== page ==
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The Killer Next Door

2 Mins read

killernextdoorWritten by Alex Marwood — Big cities are anonymous places and it’s all too easy to pass unobserved, even among neighbours. This is the theme explored by Alex Marwood in her eagerly anticipated second novel, a standalone thriller which promises to be every bit as gripping as her much-praised debut The Wicked Girls.

No 23 Northbourne is a run down property in South London, which has been divided up into bedsits. The conditions are so appalling that it’s only people who are either penniless or on the run who are willing to live there. Each of the six residents has something to hide. Collette (real name Lisa) witnessed a terrible crime committed by her ex-boss and has been trying to avoid him ever since. Cher is a teenager, deemed to be thick by her social workers, but who is living by her quick wits after escaping from a series of unsuitable foster placements. Hossein is a political dissident and asylum seeker haunted by the past. Thomas is a council worker who wants to make friends, but fails to make much of an impression on his neighbours. There is also the invisible man, never seen by the other residents, but whose loud music is a nuisance. Finally, there is Vesta, the elderly sitting tenant, who won’t allow herself to be intimidated by the sleazy and money-grabbing landlord, so visibly eager to get rid of her.

As the city suffocates in an uncharacteristic heatwave, the house seems to come alive with fearsome sounds and the disgusting stench of blocked drains. Then, one night, a terrible accident happens and the mismatched residents are forced to conspire to cover an unsavoury deed. Little do they suspect that one of them is a serial killer with much more serious crimes to hide. The sense of menace and suspense is always there, even when we have a good inkling of who the murderer is.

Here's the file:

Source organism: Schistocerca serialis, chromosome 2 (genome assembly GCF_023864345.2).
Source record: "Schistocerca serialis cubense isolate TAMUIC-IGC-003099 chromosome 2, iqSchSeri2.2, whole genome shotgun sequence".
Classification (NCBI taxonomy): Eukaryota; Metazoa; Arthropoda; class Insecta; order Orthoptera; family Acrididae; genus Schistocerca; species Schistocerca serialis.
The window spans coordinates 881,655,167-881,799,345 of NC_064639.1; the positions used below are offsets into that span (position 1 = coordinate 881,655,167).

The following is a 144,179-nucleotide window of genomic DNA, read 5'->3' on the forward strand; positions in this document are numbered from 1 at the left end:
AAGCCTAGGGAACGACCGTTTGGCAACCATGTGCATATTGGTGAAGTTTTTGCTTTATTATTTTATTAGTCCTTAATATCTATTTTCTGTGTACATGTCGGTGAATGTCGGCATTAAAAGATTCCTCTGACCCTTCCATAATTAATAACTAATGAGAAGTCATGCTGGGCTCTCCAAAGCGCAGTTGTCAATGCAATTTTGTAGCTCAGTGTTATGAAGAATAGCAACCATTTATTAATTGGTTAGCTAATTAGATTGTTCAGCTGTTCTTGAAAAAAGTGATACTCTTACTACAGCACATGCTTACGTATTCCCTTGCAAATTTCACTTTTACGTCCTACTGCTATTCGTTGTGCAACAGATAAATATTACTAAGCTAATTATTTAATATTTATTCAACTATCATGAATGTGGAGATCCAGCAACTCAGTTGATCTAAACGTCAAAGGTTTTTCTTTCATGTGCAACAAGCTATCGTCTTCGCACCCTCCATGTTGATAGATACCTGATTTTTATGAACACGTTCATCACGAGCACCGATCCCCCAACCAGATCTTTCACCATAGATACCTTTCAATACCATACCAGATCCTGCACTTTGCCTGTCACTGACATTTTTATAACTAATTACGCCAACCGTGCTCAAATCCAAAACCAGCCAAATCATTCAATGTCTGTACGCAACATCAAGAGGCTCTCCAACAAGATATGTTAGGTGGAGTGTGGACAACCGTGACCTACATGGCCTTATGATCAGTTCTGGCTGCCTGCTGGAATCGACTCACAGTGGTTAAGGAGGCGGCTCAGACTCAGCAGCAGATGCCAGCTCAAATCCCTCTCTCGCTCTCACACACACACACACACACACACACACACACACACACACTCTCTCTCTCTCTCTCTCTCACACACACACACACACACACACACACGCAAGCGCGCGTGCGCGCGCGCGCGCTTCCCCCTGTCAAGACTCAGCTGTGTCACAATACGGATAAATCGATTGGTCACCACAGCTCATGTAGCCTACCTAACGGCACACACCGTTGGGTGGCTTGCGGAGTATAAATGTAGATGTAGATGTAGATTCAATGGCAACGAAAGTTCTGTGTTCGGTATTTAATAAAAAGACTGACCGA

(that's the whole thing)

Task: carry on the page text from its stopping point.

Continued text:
The structure of the book is very clever. We start off with the end, set in the present. The police are interviewing young tearaway Cher to find out what happened at the property, and just how many victims the killer had managed to hide on-site. We are given a clue regarding the identity of the final victim, but not that of the killer. Then the author switches back to the time of the killings. She draws us closer to the female characters, particularly Lisa/Collette, who seems predestined to be a victim – if not of her former gangster boss, then of the serial killer lurking in the neighbourhood. So there is a very powerful sense of impeding doom throughout the book, although there are plenty of twists to keep us guessing till the very end.

The Killer Next Door is not just a good old-fashioned page-turner, filled with memorable characters, but also a compassionate look at the downtrodden people in society. The author reveals the individual hopes, dreams and depths of souls who are often filed away as a statistic and then forgotten. For them, the promise of paradise is nothing more than an anonymous new life in Ilfracombe, Devon. Is there any chance this dream will come true for at least one or two of the characters?

Some descriptions may be too graphic for readers of a squeamish disposition, and you may never feel the same again about pouring your cooking fat down the toilet. However, if you can bear to peek through your fingers, you will find this a riveting read.

Sphere
Print/Kindle/iBook
£6.99

CFL Rating: 5 Stars


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